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Puffy Giant Planet Discovered by KELT-S Transit Survey

The discovery lightcurve of exoplanet KELT-10b is overlaid on an image of the KELT-S Telescope in South Africa. The lightcurve was obtained using 4967 observations over about 4-years. A 30-minute binned lightcurve is shown in red. Image Credit: R. Kuhn & Vanderbilt University/SAAO.

Transiting planets orbiting bright stars provide a golden opportunity to learn about the nature of exoplanets, their composition and origin. A robotic survey of the southern sky, designed to detect such systems, has discovered its first exoplanet: KELT-10b, a highly inflated giant planet. Although it is only 2/3 the mass of Jupiter, KELT-10b is 40% larger than Jupiter in radius. Because of its large size, when the planet passes in front of its star, it blocks out a whopping 1.4% of the star’s light, generating a transit signal that is relatively easy to detect. As one of only 25 planets known to transit bright stars (V < 11) in the southern hemisphere, KELT-10b is an attractive target for future studies aimed at characterizing planetary atmospheres.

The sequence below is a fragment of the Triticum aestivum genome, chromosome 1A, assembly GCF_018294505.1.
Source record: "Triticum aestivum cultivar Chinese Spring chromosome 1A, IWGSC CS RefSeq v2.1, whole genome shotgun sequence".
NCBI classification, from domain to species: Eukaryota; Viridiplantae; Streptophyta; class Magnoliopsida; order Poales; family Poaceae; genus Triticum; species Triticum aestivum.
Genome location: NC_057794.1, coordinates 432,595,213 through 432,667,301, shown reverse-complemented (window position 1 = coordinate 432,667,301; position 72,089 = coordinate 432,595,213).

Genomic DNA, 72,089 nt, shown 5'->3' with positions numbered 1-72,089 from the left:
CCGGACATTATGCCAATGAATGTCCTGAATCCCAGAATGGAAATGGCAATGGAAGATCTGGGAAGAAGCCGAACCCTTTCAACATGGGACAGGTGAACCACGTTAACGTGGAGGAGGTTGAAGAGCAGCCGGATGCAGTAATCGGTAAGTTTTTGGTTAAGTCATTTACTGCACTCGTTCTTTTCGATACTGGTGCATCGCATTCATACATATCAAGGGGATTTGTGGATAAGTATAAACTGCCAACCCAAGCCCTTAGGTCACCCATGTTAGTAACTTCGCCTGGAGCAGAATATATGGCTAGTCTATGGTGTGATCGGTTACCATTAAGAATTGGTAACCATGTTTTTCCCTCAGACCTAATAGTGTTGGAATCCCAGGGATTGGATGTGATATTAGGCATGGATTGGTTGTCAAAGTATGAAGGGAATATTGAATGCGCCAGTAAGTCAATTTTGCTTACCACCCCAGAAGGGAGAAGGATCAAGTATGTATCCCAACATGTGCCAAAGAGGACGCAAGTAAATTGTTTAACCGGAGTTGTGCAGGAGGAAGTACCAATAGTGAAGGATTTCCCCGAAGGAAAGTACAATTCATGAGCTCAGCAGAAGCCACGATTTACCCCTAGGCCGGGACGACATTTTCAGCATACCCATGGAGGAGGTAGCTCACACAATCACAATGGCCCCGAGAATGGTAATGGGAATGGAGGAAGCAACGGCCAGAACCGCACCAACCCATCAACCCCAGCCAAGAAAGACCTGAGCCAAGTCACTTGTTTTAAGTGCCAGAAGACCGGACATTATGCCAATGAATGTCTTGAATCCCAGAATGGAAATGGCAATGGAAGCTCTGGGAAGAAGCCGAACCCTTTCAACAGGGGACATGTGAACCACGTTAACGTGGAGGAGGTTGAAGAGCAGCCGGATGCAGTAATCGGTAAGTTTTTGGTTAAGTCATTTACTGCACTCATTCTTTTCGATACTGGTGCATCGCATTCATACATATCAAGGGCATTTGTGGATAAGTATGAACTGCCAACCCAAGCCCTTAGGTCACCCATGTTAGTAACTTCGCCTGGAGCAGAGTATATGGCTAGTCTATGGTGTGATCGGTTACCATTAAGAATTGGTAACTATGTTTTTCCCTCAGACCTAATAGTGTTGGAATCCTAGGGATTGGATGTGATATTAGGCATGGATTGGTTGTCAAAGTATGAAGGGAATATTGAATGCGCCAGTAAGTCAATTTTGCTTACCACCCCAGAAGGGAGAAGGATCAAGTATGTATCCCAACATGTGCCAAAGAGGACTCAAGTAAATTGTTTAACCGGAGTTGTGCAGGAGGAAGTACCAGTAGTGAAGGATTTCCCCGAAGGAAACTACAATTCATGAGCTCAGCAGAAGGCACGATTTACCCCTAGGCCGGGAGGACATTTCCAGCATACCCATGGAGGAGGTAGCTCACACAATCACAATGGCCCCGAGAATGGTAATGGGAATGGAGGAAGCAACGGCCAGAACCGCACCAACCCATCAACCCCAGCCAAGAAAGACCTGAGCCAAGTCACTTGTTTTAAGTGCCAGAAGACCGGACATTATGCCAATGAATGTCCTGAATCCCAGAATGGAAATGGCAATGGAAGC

KELT-10b was discovered by the Kilodegree Extremely LIttle Telescope-South (KELT-S) transit survey. KELT-S is a robotic telescope located at the Sutherland site of the South African Astronomical Observatory. It is operated by Vanderbilt University and the South African Astronomical Observatory. NOAO astronomer David James is a founding member of the project.

Describing his enthusiasm for the KELT-S project, James explained, “Efforts to detect and characterize extra-solar planets are driven by the deep-rooted desires of humanity to understand the origin of the solar system and their place in it. Although small aperture planet-hunting telescopes like KELT-S are typically are modest in budget, they deliver a strong return in science. They are also a powerful educational experience for students.”

James is excited by the future of exoplanet research, as it moves from the era of exoplanet detection and taxonomy to the characterization of their atmospheres and searches for bio-signatures. He mused, “When my daughter is my age, perhaps having detected exoplanets of her own, she may well be using a 30-50m class telescope to describe their biology and potential for hosting life.”

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